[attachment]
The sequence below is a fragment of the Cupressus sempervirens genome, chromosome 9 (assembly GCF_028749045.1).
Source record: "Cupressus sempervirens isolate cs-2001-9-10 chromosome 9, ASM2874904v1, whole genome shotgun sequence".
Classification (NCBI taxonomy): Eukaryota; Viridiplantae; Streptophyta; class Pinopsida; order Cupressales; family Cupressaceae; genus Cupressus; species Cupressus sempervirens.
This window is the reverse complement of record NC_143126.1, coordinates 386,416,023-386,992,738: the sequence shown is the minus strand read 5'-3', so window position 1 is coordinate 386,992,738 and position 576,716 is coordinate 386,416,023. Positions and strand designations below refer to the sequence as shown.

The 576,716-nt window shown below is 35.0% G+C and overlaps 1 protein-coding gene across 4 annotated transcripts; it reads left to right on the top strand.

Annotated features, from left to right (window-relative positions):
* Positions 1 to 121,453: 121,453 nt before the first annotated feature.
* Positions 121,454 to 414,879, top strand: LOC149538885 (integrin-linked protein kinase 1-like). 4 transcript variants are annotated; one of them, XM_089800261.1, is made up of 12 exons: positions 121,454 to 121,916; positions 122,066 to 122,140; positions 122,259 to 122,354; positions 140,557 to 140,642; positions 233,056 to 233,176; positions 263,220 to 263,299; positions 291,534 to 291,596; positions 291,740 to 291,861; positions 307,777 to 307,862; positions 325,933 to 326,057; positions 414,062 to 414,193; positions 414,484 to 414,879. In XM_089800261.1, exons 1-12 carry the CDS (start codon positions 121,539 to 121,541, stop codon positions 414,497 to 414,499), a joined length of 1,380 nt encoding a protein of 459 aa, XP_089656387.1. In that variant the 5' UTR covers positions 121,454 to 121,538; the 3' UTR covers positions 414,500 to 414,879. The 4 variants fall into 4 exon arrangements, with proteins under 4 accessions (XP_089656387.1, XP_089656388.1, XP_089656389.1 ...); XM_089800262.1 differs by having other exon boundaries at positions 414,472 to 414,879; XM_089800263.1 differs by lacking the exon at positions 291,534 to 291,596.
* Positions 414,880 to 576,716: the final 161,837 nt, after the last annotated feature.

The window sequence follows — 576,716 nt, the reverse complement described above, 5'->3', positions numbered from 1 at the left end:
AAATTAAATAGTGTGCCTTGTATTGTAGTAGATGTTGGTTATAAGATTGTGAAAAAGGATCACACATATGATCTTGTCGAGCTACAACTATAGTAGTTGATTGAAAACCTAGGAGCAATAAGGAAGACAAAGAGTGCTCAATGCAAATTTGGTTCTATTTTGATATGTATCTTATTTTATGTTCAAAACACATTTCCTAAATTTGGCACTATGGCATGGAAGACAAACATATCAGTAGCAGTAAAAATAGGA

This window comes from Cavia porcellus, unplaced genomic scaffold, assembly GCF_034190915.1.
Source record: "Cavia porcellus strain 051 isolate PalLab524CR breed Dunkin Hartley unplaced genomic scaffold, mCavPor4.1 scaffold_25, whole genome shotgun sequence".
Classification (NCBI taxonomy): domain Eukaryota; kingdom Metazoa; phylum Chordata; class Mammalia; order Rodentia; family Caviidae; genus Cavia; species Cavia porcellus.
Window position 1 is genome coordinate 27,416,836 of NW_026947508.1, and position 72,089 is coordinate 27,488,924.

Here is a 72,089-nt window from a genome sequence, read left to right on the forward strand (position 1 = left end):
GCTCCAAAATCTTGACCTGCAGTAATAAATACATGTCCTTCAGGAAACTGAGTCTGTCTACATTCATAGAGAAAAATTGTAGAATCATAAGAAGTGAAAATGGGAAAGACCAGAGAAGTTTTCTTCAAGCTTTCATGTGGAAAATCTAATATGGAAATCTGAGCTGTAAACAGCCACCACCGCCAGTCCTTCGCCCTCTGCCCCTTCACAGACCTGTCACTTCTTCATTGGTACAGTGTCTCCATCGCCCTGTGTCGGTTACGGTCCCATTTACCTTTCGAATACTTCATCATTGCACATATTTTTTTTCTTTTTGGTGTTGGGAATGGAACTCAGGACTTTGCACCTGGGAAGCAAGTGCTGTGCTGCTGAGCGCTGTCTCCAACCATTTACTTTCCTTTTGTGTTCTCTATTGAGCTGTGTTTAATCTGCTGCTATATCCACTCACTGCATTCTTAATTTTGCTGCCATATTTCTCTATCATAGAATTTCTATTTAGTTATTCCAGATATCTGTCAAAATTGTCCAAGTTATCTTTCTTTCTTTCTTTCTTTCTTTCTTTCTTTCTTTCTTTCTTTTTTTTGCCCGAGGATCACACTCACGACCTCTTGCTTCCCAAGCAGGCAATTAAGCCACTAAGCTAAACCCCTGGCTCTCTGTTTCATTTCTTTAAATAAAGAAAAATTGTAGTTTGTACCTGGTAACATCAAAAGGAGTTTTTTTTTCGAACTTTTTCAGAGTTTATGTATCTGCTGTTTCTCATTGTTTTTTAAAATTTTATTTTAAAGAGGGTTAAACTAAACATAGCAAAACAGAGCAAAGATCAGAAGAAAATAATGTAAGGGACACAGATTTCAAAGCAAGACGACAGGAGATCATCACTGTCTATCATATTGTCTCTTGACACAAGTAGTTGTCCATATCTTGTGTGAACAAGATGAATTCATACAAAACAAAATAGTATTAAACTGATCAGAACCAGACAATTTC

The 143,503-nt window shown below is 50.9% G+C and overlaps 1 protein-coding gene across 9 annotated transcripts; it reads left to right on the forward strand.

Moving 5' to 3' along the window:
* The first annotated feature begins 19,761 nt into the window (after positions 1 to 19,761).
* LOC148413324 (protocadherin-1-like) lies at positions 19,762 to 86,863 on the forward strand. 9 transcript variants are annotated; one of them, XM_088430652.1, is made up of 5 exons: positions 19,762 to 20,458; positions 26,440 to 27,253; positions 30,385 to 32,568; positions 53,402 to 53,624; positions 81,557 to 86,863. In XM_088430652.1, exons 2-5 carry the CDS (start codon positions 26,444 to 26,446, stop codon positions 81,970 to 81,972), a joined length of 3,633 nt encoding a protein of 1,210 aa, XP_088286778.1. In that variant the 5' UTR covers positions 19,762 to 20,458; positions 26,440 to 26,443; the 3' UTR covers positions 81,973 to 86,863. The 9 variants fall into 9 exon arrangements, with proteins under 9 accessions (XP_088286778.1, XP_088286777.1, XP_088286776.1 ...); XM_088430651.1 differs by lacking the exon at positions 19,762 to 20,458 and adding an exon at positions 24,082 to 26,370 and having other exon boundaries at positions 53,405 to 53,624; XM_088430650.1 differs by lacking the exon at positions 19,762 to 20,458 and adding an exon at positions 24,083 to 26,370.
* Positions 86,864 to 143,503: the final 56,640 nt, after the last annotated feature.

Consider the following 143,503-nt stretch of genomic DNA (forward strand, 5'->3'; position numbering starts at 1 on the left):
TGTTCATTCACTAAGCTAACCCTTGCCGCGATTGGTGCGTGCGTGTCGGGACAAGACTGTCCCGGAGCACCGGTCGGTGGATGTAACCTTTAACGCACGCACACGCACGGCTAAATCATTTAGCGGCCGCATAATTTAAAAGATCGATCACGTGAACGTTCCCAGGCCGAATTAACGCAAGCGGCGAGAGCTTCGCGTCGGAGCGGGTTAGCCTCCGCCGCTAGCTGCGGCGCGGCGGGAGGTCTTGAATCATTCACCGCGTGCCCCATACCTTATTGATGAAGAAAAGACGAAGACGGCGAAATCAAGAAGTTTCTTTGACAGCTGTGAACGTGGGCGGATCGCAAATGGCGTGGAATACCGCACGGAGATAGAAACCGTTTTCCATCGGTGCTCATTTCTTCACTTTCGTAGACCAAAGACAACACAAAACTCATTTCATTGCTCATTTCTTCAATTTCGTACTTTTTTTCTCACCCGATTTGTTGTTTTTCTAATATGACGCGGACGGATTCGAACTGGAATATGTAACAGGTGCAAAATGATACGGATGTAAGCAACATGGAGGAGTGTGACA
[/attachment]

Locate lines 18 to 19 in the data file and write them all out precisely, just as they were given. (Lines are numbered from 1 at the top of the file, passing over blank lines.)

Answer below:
The 143,503-nt window shown below is 50.9% G+C and overlaps 1 protein-coding gene across 9 annotated transcripts; it reads left to right on the forward strand.

Moving 5' to 3' along the window: